According to this expression each transmission coefficient has a peak at one of the above wavelengths λj, and the appropriate values of j,p producing each peak are related in a simple way to i,k. On the other hand, the neglected term causes the actual wavelengths at the peaks corresponding to λj to deviate from λji . The errors can be reduced by a factor two by slightly displacing the output waveguides from their initial locations, and the maximum wavelength error is then given by δ ɛ λ 0 4 p 0

Then, by using a conventional (narrow band) design [6] one must require

N<0.36p0 in order to keep the loss caused by the above error below 1 dB. In the above expression p0 is determined by the channel spacing λ 0 N 0 p 0

and therefore we obtain the final result N < 36 100 GHz .

For instance, for a channel spacing of 50 GHz, we must require N<52. This value can be increased by a factor 1.25 by widening the passband as in [6], but this technique also increases loss and crosstalk by about 3 dB. The above restriction only arises because we have specified the same comb of N wavelength for all input ports. By allowing a different comb of wavelengths for each input port, the above restriction is removed, but a total of N combs (including a total of 2N−1 wavelengths) is then required in order to provide maximum transmission from all input ports. Here we are assuming that each comb is produced by a multiwavelength laser. Therefore, since different lasers produce different combs, each laser is centered at a different wavelength and the arrangement becomes difficult to design. The above considerations give one reason for which small values of N are desirable in FIG. 1. As pointed out in the introduction, additional reasons are 1) that it is generally desirable to simplify the laser design by reducing the number of wavelengths required from each laser and 2) that a router with large N>64 is difficult to design in integrated form with satisfactory values of loss and crosstalk On the other hand, the neglected term causes the actual wavelengths at the peaks corresponding to λj to deviate from λy. The errors can be reduced by a factor two by slightly displacing the output waveguides from their initial locations, and the maximum wavelength error is then given by δ ɛ λ 0 4 p 0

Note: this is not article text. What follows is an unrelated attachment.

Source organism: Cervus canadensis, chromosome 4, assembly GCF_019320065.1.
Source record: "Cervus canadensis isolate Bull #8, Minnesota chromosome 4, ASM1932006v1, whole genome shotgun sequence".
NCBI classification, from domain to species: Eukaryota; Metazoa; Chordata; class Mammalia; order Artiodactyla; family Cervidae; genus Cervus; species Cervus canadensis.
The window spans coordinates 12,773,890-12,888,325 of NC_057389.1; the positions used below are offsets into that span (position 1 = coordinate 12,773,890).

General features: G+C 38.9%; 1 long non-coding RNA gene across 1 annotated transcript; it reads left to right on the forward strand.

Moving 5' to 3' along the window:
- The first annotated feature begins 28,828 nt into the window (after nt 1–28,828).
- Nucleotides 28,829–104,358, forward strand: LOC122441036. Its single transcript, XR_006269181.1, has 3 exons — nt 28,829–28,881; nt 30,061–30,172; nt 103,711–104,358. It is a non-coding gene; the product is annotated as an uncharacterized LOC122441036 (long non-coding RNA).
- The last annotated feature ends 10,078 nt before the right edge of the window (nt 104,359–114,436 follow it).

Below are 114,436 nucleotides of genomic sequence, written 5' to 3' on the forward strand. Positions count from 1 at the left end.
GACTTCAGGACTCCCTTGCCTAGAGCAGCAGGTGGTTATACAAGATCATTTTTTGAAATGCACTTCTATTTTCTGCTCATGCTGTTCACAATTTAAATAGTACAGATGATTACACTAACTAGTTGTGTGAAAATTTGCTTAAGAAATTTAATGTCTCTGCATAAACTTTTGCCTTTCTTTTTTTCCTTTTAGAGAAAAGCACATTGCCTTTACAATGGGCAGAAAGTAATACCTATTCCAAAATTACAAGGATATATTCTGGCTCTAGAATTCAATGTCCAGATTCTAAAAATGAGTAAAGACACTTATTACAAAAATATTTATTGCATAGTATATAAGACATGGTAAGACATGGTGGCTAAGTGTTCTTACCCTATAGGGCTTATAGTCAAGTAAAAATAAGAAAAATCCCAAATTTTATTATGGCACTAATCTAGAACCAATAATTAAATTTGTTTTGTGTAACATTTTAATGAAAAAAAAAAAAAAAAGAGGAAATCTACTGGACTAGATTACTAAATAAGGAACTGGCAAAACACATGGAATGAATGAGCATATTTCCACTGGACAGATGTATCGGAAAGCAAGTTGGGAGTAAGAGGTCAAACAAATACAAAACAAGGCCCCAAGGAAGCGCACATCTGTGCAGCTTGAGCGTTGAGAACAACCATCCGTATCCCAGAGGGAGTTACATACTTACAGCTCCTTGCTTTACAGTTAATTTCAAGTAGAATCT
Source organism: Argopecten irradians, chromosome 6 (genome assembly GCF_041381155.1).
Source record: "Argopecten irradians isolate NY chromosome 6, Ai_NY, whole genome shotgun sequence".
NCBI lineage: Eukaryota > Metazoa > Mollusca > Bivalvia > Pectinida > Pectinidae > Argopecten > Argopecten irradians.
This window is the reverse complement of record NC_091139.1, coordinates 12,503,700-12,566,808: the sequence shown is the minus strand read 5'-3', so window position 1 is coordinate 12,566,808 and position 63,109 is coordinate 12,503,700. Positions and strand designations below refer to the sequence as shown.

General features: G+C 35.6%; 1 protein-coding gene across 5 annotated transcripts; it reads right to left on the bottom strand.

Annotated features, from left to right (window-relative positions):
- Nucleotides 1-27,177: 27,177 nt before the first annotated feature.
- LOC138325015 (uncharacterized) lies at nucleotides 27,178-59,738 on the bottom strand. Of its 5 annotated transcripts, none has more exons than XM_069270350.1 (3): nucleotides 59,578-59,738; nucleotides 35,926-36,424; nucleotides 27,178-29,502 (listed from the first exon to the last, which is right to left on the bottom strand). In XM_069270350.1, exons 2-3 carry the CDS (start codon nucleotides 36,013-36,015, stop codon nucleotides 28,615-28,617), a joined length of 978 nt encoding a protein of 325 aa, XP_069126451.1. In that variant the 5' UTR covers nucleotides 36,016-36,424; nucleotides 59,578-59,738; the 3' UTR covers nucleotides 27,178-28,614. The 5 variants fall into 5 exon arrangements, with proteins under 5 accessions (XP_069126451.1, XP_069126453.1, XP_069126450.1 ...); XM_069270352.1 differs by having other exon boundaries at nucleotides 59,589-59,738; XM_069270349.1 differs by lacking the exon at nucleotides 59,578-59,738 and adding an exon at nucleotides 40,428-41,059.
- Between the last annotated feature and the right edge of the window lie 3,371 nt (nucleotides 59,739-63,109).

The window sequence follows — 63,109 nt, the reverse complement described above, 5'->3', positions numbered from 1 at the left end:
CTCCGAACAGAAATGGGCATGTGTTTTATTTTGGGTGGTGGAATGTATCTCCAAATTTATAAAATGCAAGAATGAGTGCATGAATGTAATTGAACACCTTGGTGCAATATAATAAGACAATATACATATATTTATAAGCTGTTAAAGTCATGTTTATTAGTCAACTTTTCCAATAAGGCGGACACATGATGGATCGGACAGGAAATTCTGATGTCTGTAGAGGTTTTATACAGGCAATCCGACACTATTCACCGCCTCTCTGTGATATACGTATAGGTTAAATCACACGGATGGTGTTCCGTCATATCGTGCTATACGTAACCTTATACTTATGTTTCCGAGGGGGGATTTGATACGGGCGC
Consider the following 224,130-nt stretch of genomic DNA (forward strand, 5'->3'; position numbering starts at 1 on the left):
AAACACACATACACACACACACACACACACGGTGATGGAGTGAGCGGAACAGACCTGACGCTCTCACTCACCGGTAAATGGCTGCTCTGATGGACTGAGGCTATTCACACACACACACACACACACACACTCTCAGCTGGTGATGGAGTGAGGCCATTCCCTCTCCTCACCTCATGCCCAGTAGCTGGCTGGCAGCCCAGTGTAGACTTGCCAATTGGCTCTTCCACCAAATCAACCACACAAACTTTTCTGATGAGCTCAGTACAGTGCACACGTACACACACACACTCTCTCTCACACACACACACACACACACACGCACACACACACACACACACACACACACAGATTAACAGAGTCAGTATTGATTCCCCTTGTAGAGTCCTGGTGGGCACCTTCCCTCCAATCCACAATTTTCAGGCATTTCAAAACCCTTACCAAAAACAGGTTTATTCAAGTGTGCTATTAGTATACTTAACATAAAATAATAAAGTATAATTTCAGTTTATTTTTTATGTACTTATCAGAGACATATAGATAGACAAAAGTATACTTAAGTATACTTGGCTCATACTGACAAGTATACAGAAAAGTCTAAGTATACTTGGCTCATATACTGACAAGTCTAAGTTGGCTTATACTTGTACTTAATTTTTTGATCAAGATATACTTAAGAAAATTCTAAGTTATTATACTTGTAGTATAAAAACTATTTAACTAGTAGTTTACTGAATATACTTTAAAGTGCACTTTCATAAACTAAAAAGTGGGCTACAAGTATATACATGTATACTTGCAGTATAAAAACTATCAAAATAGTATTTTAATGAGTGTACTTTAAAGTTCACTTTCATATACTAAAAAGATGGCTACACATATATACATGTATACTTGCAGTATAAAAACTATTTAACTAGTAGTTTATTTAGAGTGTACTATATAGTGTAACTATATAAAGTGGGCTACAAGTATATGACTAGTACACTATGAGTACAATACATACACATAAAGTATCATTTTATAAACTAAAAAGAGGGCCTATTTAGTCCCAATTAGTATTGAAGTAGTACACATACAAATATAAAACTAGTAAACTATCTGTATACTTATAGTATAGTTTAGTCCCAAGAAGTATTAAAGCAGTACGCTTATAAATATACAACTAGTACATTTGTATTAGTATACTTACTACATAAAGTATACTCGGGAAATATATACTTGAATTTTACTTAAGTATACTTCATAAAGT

Then, by using a conventional (narrow band) design [6] one must require

N<0.36p0 in order to keep the loss caused by the above error below 1 dB. In the above expression p0 is determined by the channel spacing λ 0 N 0 p 0

and therefore we obtain the final result N < 36 100 GHz .